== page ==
For the three months ended June 30, 2022, Free Cash Flow was $794.7 million, representing 38% of revenue, compared to $782.0 million, representing 59% of revenue, for the three months ended June 30, 2021. The increase was primarily driven by revenue growth, margin expansion and significant growth in unearned fees. Due to seasonality, the first half of the year typically benefits from working capital as unearned fees are generated by bookings, but not recognized as revenue until future periods when guests check-in.

Free Cash Flow Reconciliation

The following is a reconciliation of Free Cash Flow to the most comparable GAAP cash flow measure, net cash provided by operating activities (in thousands, except percentages):

  Three Months Ended June 30, Six Months Ended June 30,
  2021 2022 2021 2022
Revenue $ 1,335,196  $ 2,104,107  $ 2,222,132  $ 3,613,044 
 
Net cash provided by operating activities $ 789,654  $ 799,747  $ 1,396,030  $ 2,001,739 
Purchases of property and equipment (7,652) (5,048) (15,358) (11,007)
Free Cash Flow $ 782,002  $ 794,699  $ 1,380,672  $ 1,990,732 
Free Cash Flow as a percentage of revenue 59  % 38  % 62  % 55  %
Other cash flow components:
Net cash provided by (used in) investing activities $ 325,516  $ 368,001  $ (846,770) $ 171,031 
Net cash provided by financing activities $ 2,327,706  $ 1,445,967  $ 3,783,232  $ 3,649,486 

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Seasonality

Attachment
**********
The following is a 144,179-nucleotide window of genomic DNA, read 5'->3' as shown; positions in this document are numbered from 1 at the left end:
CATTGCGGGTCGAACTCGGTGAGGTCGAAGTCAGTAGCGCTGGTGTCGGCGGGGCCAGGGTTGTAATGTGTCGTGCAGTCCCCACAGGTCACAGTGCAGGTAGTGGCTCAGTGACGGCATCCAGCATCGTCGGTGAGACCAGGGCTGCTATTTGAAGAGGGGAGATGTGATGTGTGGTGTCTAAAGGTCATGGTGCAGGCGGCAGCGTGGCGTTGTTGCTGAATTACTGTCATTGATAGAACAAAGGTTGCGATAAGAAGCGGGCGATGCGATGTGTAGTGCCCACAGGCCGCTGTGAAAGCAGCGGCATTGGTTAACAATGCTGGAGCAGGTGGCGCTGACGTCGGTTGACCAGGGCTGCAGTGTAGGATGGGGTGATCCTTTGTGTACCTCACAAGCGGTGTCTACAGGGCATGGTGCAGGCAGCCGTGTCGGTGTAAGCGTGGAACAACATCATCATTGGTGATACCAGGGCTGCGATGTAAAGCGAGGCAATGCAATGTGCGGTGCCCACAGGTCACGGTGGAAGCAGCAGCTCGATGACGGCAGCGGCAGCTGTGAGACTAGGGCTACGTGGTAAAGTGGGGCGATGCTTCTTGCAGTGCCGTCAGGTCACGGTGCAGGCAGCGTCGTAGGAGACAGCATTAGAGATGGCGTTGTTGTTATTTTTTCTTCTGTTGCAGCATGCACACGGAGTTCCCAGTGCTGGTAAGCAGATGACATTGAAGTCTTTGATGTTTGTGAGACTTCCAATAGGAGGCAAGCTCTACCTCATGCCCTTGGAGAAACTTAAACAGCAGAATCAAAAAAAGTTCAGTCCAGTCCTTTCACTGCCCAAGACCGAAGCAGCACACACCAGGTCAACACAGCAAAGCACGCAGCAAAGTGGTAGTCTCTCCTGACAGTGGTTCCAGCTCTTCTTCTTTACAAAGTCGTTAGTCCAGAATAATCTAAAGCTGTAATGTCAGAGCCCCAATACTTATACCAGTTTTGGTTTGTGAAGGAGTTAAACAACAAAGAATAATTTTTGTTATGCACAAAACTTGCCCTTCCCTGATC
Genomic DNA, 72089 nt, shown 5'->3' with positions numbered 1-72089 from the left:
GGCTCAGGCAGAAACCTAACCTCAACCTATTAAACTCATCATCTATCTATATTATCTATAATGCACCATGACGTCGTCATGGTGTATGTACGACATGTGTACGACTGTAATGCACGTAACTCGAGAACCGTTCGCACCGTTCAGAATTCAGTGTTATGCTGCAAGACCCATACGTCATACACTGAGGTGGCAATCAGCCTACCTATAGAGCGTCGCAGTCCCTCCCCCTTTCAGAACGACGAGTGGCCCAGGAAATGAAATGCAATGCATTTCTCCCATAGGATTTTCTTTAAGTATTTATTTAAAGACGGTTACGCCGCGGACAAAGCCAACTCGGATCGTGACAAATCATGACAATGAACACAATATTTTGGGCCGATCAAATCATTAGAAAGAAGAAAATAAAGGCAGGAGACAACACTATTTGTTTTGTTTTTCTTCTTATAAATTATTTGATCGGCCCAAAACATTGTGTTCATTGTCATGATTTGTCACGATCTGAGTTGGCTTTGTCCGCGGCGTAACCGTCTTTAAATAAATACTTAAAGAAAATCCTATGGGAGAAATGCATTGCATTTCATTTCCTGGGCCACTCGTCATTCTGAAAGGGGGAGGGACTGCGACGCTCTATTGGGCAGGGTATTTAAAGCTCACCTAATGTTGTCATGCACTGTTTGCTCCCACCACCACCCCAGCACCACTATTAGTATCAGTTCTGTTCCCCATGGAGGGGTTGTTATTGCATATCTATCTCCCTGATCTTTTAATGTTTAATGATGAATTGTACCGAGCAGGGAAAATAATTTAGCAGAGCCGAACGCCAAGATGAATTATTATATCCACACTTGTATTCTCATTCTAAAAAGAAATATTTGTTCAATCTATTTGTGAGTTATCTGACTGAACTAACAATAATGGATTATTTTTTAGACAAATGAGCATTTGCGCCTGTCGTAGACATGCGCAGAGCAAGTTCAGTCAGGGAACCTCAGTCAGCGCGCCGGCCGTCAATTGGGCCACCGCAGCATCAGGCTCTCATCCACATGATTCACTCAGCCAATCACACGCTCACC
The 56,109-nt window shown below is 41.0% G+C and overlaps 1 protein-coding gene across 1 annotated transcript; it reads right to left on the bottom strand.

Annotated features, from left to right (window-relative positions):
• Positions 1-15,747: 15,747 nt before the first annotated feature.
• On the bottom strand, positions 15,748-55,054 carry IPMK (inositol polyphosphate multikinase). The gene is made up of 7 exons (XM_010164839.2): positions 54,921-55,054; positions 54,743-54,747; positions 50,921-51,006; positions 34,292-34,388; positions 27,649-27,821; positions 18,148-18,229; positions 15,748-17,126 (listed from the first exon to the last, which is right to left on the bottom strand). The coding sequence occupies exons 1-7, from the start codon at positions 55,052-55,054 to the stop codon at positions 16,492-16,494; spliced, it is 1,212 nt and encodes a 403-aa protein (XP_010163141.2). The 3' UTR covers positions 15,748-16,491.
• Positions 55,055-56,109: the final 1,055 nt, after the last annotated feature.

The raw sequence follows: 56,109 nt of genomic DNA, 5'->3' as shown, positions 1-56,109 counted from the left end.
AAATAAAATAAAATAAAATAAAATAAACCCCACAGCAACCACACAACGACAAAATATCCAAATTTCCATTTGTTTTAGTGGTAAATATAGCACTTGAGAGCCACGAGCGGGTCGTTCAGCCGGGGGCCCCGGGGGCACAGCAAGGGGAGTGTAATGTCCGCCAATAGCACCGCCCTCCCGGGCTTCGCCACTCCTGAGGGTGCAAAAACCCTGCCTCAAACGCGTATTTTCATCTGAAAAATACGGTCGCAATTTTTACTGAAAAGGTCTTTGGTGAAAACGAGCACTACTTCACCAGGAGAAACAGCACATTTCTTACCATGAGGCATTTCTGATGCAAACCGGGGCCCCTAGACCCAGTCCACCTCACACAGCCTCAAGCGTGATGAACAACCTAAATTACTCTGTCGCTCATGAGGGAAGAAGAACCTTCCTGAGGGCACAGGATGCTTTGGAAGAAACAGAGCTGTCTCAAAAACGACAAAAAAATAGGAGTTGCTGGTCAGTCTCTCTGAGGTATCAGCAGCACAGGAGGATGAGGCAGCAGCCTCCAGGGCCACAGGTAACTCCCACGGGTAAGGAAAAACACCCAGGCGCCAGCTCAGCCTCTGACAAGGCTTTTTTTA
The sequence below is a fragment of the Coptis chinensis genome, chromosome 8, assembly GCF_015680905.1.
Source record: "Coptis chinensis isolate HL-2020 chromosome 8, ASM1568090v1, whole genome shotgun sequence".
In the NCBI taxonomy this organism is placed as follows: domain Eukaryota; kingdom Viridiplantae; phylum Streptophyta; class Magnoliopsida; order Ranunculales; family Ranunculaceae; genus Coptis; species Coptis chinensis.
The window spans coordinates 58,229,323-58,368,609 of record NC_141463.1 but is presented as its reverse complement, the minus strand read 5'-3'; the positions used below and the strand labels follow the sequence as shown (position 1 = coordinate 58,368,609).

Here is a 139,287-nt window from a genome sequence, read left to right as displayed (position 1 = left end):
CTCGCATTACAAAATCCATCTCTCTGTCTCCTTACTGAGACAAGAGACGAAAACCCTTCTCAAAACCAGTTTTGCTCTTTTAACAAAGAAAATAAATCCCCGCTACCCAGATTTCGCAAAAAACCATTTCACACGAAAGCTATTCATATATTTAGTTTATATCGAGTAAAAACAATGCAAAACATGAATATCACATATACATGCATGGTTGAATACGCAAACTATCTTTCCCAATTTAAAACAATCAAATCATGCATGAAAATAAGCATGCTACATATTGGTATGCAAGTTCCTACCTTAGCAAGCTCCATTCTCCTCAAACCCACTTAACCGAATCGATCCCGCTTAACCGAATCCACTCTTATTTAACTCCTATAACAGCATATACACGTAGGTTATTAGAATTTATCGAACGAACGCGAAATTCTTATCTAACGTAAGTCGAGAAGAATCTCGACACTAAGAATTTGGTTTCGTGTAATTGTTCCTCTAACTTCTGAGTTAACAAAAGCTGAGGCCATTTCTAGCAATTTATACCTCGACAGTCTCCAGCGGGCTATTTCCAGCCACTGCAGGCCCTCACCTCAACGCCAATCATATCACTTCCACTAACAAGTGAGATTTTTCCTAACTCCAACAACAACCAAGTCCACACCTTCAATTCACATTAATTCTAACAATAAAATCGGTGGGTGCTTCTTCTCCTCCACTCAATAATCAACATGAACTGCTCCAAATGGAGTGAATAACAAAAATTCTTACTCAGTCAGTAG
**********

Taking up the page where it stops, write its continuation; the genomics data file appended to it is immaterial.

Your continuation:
Our business is seasonal, reflecting typical travel behavior patterns over the course of the calendar year. In a typical year, the first, second, and third quarters have higher Nights and Experiences Booked than the fourth quarter, as guests plan for travel during the peak travel season, which is in the third quarter for North America and EMEA. Our business metrics, including GBV and Adjusted EBITDA, can also be impacted by the timing of holidays and other events. We experience seasonality in our GBV that is generally consistent with the seasonality of Nights and Experiences Booked. Revenue and Adjusted EBITDA have historically been, and are expected to continue to be, highest in the third quarter when we have the most check-ins, which is the point at which we recognize revenue. Seasonal trends in our GBV impact Free Cash Flow for any given quarter. Our costs are relatively fixed across quarters or vary in line with the volume of transactions, and we historically achieve our highest GBV in the first and second quarters of the year with comparatively lower check-ins. As a result, increases in unearned fees make our Free Cash Flow and Free Cash Flow as a percentage of revenue the highest in the first two quarters of the year. We typically see a slight decline in GBV and a peak in check-ins in the third quarter, which results in a decrease in unearned fees and lower sequential level of Free Cash Flow, and a greater decline in GBV in the fourth quarter, where Free Cash Flow is typically lower. As our business matures, other seasonal trends may develop, or these existing seasonal trends may become more extreme.